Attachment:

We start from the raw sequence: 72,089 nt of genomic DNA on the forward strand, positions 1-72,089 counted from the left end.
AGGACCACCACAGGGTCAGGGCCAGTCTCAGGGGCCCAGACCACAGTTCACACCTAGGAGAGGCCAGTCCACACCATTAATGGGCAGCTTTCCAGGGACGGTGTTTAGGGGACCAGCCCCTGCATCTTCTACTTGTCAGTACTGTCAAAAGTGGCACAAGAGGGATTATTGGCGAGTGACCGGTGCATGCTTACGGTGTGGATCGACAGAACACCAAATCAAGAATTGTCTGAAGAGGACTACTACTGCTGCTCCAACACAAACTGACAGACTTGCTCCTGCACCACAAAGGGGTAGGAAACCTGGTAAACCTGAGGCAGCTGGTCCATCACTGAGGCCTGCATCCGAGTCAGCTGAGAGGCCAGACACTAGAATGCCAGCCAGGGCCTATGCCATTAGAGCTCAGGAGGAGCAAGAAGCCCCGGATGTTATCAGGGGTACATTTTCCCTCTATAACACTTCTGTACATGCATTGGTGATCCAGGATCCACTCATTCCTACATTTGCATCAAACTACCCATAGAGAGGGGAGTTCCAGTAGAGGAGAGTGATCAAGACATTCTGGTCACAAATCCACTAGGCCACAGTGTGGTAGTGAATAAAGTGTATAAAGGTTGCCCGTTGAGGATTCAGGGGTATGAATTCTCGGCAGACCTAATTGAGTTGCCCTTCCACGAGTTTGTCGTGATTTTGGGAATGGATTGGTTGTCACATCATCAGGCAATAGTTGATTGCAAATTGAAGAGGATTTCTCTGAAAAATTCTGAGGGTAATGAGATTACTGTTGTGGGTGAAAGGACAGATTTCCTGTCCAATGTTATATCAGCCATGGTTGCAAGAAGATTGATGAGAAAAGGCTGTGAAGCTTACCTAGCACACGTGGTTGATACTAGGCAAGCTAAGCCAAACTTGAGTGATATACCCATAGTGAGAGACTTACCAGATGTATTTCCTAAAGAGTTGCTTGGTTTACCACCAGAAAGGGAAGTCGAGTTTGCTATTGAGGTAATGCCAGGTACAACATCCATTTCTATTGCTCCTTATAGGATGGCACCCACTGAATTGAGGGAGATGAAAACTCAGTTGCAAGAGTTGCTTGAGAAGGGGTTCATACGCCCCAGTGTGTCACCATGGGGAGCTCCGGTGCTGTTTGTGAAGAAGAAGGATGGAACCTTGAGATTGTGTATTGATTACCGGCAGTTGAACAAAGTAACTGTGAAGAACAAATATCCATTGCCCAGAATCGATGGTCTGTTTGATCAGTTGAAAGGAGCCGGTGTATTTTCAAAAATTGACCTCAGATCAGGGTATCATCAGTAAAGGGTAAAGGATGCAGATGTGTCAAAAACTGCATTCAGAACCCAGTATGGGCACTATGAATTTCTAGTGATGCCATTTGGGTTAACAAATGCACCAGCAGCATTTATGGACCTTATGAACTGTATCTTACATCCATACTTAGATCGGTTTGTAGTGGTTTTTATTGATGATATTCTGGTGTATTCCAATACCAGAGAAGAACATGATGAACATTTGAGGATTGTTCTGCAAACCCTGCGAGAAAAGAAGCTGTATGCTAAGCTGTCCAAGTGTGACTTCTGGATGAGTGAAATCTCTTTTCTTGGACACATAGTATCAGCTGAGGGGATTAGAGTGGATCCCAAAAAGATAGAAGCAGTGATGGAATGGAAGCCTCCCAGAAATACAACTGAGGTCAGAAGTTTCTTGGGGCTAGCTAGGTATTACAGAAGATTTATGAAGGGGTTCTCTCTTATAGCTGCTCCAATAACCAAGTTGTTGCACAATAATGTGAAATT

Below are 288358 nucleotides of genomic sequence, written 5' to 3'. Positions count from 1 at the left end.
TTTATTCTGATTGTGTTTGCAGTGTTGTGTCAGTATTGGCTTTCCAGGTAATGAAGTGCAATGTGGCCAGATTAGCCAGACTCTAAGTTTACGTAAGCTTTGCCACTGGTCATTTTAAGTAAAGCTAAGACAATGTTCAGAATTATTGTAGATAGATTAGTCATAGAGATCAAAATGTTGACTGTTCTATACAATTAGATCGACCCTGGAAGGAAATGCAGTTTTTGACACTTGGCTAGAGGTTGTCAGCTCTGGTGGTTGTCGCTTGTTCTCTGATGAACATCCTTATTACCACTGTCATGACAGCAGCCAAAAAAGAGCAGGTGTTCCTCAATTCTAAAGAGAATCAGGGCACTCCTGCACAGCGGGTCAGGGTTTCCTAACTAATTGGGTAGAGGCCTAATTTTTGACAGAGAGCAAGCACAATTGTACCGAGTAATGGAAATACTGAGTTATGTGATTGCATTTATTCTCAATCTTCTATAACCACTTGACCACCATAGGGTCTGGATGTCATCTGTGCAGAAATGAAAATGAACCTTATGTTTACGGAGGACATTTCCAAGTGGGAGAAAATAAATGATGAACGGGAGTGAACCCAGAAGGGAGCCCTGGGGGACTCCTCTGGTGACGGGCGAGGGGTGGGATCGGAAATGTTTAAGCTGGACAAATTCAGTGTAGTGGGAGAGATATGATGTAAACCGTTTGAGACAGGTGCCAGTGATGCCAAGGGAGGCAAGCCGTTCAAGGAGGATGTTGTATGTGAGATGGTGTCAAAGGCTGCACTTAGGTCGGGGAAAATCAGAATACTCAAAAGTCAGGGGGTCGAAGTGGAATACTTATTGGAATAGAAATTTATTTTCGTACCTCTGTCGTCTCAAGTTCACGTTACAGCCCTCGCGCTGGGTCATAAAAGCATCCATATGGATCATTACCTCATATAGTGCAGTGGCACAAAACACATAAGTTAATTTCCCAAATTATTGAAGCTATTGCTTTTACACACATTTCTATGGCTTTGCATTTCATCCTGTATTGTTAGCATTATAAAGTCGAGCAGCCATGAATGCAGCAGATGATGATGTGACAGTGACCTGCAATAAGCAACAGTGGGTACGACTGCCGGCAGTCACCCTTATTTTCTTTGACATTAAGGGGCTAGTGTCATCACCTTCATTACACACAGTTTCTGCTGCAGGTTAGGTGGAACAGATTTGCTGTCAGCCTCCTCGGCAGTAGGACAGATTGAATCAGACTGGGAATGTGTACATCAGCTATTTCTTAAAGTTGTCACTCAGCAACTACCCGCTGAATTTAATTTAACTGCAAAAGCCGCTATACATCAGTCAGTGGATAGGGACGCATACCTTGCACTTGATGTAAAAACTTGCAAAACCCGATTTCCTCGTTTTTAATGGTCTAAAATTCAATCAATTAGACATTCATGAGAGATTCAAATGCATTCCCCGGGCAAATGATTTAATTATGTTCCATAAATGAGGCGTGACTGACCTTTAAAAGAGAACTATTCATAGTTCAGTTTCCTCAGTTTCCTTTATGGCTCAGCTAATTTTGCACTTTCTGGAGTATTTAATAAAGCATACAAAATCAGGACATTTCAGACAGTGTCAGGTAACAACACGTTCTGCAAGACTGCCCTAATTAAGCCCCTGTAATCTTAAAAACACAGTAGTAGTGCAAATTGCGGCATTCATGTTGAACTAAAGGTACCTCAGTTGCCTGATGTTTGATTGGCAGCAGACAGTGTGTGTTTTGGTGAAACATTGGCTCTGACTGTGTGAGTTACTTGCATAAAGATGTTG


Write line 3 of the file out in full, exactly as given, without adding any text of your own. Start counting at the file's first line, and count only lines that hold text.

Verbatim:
Below are 288358 nucleotides of genomic sequence, written 5' to 3'. Positions count from 1 at the left end.